To gather forecasting input from the sales force -- or not?


A recurring question among business forecasters is how to incorporate input from the sales force. We discussed this last year in The BFD post "Role of the sales force in forecasting." But the question came up again this week in the Institute of Business Forecasting discussion group on LinkedIn, where Leona O of Flextronics asked:

My company is using Excel to do Sales Forecasting on a monthly basis, I am looking for a solution to automate the front part where sales people will input their numbers directly in the system (instead of compiling different Excel spreadsheets currently). Our forecast period is for 36 months, please recommend a software that could automate this function.

The story of O is a familiar one. The good news is that when a company is ready to move ahead from Excel, there are plenty of forecasting software choices available. These include my personal favorites: SAS Forecast Server (for large-scale automatic forecasting) and SAS Forecasting for Desktop (which provides the same automatic forecasting capabilities for small and midsize organizations).

However, before automating the collection of input from the sales people, we need to first ask whether this is even advisable?

If it is known that the sales force inputs are adding value to the forecasting process (by making the forecast more accurate and less biased), then making it faster and less cumbersome to provide their inputs could be a very good thing. If a company hasn't already done this (and I don't know the particular circumstances at Flextronics), I would suggest they first gather data and determine whether the sales force inputs are adding value.

There are reasons why they may not be.

In addition to being untrained and unskilled (and generally uninterested) in forecasting, sales people are notoriously biased in their input. During quota setting time they will forecast low, to have easier to achieve targets. Otherwise they may forecast high, to make sure there is plenty of supply available to fill orders.

Also, if you ask someone whether they are going to hit their quota, the natural response is "Yes!" -- whether they believe they'll hit their quota or not. Why get yelled at twice (first for admitting you won't hit your quota, and then again at period end when you don't hit it), when you can just say yes you'll hit it, and then only get yelled at once (at period end when you don't hit it). Steve Morlidge made a similar point at his International Symposium on Forecasting presentation in 2012.

If you find that your sales people are not improving the forecast, then you'll make them very happy -- and give them more time to sell -- by no longer requiring their forecasting input. So rather than implement new software to gather sales input, it may be simpler, cheaper, and ultimately much more effective, to stop gathering their input. Instead, implement software to generate a better statistical forecast at the start of the process, and minimize reliance on costly human intervention.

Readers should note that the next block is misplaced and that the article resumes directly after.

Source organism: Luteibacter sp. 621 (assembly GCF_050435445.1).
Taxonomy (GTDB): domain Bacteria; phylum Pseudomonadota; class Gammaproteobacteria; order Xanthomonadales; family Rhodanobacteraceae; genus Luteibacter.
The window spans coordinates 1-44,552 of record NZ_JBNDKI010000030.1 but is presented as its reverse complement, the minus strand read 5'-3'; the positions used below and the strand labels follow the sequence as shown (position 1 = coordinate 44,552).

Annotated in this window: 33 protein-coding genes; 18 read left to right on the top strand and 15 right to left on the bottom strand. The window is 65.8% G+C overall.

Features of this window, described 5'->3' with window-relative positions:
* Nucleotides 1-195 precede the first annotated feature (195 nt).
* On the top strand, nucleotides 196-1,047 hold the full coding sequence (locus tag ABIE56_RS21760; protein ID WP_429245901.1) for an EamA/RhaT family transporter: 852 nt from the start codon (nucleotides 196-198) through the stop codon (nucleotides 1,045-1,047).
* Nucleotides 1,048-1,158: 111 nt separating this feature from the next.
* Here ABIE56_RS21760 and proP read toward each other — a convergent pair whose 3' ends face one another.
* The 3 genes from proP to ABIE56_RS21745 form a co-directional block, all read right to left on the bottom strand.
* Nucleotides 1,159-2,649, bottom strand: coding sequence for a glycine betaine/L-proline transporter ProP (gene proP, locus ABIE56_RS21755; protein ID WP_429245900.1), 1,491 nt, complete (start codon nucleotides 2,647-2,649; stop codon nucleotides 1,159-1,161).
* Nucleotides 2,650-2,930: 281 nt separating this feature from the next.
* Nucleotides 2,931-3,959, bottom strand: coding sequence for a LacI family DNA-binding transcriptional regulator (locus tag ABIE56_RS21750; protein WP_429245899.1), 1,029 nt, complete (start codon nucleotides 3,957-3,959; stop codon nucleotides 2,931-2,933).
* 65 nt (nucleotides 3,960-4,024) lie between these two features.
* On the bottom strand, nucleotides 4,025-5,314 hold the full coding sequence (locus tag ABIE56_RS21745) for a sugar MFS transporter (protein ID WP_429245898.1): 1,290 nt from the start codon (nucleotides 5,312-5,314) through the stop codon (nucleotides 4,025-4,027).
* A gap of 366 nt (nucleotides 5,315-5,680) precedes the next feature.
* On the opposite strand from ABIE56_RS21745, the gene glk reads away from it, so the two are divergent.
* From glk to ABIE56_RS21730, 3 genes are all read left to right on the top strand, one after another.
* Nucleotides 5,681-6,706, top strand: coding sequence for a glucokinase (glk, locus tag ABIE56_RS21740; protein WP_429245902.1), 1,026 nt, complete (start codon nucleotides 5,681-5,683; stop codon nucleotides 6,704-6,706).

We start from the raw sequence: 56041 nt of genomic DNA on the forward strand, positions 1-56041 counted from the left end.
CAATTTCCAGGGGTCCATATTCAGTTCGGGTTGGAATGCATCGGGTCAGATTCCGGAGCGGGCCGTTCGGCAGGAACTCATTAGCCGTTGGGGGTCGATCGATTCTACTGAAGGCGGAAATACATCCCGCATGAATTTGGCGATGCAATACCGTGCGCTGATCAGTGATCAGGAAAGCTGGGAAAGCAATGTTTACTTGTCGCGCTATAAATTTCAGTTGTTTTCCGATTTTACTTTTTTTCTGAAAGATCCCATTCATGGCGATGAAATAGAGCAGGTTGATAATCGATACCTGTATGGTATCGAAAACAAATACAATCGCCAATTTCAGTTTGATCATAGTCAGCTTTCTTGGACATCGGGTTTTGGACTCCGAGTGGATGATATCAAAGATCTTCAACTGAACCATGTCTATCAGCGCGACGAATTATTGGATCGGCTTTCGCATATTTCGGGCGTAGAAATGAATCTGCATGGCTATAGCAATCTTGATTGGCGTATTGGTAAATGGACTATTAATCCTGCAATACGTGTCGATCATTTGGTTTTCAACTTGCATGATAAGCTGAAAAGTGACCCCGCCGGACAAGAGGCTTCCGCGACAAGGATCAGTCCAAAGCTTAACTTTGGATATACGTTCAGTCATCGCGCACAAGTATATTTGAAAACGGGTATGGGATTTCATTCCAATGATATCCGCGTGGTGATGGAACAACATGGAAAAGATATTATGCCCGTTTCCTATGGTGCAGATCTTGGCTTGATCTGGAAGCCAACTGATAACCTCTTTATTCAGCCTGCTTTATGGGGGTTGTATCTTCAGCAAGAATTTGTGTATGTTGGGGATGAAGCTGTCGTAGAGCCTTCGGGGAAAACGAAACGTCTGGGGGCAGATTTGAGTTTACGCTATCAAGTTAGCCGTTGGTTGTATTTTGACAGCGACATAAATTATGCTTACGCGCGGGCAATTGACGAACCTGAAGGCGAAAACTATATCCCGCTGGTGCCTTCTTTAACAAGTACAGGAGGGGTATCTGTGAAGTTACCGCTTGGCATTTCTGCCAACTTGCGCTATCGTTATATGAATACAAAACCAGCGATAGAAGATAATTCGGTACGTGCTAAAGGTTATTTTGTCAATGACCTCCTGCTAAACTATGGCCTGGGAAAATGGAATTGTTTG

About Author

Mike Gilliland

Product Marketing Manager

Michael Gilliland is a longtime business forecasting practitioner and formerly a Product Marketing Manager for SAS Forecasting. He is on the Board of Directors of the International Institute of Forecasters, and is Associate Editor of their practitioner journal Foresight: The International Journal of Applied Forecasting. Mike is author of The Business Forecasting Deal (Wiley, 2010) and former editor of the free e-book Forecasting with SAS: Special Collection (SAS Press, 2020). He is principal editor of Business Forecasting: Practical Problems and Solutions (Wiley, 2015) and Business Forecasting: The Emerging Role of Artificial Intelligence and Machine Learning (Wiley, 2021). In 2017 Mike received the Institute of Business Forecasting's Lifetime Achievement Award. In 2021 his paper "FVA: A Reality Check on Forecasting Practices" was inducted into the Foresight Hall of Fame. Mike initiated The Business Forecasting Deal blog in 2009 to help expose the seamy underbelly of forecasting practice, and to provide practical solutions to its most vexing problems.


  1. I see things somewhat differently. Sales people have a responsibility to themselves and their company to try and predict sales for many good reasons. Mostly to help balance company assets (inventory) that drive customer service. Engaging sales people directly with an on line tool ensures their commitment to the numbers and publicly displays the results for all to see and grade them. For example if we treated development people like you suggest treating sales people then we would never get any project completion dates and product planning would go south. I have managed sales people for over 20 years and they like to take the path of least resistance (don't bother with forecasting) but frankly they have the same responsibility as the rest of us to commit to a task and then complete it. Their are some fine tools out there for collecting sales inputs such as Silvon's Stratum Viewer product when combined with the Stratum Forecast engine the solution provides a complete sales forecasting and planning solution

    • Mike Gilliland
      Mike Gilliland on

      John, thank you very much for the thoughtful comment. I want to explain why I'm still not convinced that including sales people is a sure way to improve forecasting, and will do so in a new blog post.

  2. Pingback: Engaging the sales force: Forecasts vs. Commitments - The Business Forecasting Deal

  3. Pingback: Engaging the sales force: Forecasts vs. Commitments

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